I see advisers aligned to the all-grass low-input system using the current downturn to promote their philosophies and arguing for less supplementary feed. In some cases this may be appropriate, but I am also seeing evidence of some farmers doing more harm than good by making quick changes.
For much of the last decade, I was a judge for the Dairy Business of the Year (DBOY) competition, for which the key criterion was always return on capital. What I have seen is that there is no simple answer as to whether high or low supplement systems are the most profitable. Within-system differences greatly exceed between-system differences, but more years than not the winners have tended to the high-input systems. This has still occurred in low payout years.
Particularly insightful to me, both from DBOY and other data that I see, is that the high-input systems do not necessarily have high costs of production per kg milksolids. That is because there is both a numerator and a denominator to that calculation. It all depends on the extent of the increased production from the increased inputs.
One very clear message from this work is that regardless of production system, the most profitable farmers always have a low cost of production. The best farmers have an equal focus on both the numerator (i.e. input costs) and the denominator (i.e. milksolids production). It is all about getting the balance right.
One of the biggest flaws within parts of the New Zealand dairy industry, including within industry organisation DairyNZ, is the assumption that a low-input strategy leads to low cost of production. Sometimes it does and sometimes it does not.
One thing I am very certain about is that the current financial downturn is not the time to make rash decisions about the specific production system. Farmers can and do change their systems over time, but these should be strategic decisions. Within any one system, trying to make short run changes simply leads to hungry cows. And underfed cows always pay back their owners in an unpleasant way.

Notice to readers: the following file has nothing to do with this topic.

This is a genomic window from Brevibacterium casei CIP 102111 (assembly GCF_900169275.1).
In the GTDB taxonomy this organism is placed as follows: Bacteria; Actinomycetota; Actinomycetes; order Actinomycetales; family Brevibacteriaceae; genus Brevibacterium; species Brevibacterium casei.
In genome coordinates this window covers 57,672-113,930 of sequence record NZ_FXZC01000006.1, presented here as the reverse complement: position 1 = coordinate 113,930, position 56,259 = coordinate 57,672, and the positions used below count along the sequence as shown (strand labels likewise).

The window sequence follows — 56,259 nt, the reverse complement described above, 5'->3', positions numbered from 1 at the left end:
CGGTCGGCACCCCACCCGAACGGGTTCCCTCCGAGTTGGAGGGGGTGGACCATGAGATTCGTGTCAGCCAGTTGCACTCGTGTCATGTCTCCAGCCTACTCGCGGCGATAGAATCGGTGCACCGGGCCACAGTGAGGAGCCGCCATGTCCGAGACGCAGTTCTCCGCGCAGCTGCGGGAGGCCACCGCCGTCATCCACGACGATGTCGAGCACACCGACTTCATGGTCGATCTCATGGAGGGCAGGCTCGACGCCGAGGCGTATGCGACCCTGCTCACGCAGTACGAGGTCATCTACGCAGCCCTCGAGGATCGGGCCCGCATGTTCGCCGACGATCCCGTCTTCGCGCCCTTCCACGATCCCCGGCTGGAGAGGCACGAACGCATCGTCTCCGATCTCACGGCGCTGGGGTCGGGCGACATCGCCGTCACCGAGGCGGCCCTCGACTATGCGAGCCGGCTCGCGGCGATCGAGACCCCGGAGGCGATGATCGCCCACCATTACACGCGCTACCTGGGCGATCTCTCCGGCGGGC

In recent years, farmers have been increasingly recognising the importance of keeping up winter feed and improving cow condition. I never saw a DBOY winner who did not have superior per cow performance in relation to norms for the geographical region and production system. Now is not the time to forget those lessons.
Of course pasture is always going to be the cheapest feed whenever it is available. But during winter and also early spring, pasture is typically scarce. Every time I do the calculations relating to the cost of supplements, then I find it is better to not skimp on feed. And that applies even with current prices.
So for the next six months to a year, the focus has to be on survival and not panicking. Hopefully any distressed sales will be the exception.
The banks have a big responsibility to stick by their clients. Farmers also have a responsibility to keep their bankers informed, and to demonstrate that they are doing the sums to make the right decisions.
In all of this the often-forgotten people are the businesses that service dairy farmers. They too are going to face tough times.
Keith Woodford is Honorary Professor of Agri-Food Systems at Lincoln University. He combines this with project and consulting work in agri-food systems. This a regular column here. His archived writings are available at http://keithwoodford.wordpress.com